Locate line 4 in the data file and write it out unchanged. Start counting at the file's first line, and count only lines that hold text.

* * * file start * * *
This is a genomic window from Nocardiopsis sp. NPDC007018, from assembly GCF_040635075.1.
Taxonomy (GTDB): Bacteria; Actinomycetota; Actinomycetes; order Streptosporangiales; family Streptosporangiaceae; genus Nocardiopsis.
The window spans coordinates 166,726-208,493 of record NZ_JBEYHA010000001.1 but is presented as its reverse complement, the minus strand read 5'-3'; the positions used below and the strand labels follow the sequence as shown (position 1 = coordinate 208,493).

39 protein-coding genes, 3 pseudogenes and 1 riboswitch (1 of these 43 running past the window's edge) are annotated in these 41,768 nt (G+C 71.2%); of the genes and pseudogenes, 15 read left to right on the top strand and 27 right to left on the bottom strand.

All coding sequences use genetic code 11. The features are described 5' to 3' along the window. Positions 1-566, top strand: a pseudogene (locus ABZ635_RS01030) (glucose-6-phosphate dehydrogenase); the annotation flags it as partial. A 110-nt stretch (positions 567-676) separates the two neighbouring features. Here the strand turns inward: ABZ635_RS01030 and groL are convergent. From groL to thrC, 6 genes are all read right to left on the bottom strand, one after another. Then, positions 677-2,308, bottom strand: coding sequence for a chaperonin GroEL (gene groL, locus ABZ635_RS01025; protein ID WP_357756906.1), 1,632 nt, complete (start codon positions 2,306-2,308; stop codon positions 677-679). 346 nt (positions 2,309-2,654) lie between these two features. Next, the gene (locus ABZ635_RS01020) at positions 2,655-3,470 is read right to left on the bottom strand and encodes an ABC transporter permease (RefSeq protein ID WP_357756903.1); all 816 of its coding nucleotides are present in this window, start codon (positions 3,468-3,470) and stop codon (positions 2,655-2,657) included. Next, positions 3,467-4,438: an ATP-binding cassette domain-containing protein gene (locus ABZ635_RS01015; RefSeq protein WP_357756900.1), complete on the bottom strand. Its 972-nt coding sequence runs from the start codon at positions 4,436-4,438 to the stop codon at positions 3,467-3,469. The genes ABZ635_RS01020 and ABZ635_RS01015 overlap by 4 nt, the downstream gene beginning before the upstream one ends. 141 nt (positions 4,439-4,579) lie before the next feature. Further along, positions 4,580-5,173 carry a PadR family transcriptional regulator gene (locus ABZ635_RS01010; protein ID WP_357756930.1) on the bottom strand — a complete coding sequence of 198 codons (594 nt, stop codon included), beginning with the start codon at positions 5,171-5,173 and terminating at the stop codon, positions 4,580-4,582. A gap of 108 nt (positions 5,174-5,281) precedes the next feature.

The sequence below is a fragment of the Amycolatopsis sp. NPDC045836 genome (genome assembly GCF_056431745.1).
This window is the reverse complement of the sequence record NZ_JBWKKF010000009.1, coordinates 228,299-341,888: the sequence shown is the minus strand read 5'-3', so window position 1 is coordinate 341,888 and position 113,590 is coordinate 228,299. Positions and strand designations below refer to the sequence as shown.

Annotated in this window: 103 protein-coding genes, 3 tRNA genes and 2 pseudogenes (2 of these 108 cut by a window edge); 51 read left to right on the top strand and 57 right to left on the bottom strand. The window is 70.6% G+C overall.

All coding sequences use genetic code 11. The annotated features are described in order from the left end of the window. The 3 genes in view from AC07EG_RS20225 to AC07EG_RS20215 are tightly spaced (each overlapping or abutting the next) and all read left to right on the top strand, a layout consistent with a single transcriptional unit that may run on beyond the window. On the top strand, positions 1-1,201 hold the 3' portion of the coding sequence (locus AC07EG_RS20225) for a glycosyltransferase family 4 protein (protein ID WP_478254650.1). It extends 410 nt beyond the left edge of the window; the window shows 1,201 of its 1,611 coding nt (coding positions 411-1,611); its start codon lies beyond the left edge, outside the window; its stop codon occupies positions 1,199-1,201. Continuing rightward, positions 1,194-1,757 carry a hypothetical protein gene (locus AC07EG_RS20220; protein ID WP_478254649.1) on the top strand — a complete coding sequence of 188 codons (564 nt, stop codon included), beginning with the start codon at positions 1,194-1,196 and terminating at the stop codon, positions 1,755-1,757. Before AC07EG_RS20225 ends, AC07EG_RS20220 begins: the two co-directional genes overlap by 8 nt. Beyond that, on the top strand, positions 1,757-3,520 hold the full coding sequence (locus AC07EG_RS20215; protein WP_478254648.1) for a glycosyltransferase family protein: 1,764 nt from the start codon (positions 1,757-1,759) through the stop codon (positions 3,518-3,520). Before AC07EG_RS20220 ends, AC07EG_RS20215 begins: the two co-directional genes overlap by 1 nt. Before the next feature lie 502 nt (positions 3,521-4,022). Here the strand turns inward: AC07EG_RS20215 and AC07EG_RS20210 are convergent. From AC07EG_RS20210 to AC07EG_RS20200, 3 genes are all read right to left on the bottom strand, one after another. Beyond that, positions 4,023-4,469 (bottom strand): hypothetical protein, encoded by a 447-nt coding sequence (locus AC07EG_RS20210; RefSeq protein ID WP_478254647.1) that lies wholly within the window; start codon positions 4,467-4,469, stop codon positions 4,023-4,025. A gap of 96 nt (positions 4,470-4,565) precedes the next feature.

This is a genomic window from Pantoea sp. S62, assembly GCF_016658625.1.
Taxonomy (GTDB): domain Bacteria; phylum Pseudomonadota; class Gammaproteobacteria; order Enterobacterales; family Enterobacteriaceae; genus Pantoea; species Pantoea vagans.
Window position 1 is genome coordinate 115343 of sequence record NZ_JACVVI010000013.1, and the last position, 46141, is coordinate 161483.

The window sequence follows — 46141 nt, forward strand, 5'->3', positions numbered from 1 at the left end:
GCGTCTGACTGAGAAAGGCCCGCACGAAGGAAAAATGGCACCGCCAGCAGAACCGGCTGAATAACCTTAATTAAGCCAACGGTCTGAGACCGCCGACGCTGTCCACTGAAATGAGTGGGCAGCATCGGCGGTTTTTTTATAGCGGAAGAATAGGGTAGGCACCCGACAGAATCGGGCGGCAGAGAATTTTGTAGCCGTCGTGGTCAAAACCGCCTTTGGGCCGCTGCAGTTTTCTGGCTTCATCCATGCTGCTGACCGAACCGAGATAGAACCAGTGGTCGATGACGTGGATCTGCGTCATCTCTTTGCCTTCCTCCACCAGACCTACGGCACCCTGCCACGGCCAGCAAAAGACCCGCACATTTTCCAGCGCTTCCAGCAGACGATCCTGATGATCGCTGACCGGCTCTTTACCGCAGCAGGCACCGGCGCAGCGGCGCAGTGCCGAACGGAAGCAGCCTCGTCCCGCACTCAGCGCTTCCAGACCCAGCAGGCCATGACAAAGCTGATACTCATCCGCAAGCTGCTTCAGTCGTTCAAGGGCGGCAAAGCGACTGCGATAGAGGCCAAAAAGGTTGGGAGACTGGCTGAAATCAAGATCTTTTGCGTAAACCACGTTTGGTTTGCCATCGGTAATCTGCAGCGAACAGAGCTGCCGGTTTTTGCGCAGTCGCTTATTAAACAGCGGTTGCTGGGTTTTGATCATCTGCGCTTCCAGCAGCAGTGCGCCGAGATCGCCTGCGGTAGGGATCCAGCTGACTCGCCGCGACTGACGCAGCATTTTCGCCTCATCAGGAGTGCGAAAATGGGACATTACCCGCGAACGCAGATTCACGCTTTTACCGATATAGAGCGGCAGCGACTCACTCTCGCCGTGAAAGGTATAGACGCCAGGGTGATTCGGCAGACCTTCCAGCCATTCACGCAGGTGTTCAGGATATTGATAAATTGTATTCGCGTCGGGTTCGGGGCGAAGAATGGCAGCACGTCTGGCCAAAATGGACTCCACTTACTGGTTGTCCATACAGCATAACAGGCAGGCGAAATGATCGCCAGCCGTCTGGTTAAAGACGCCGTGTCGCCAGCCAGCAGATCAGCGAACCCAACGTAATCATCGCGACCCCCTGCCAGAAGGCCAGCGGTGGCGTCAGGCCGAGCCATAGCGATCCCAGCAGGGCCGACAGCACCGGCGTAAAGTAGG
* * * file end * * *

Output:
39 protein-coding genes, 3 pseudogenes and 1 riboswitch (1 of these 43 running past the window's edge) are annotated in these 41,768 nt (G+C 71.2%); of the genes and pseudogenes, 15 read left to right on the top strand and 27 right to left on the bottom strand.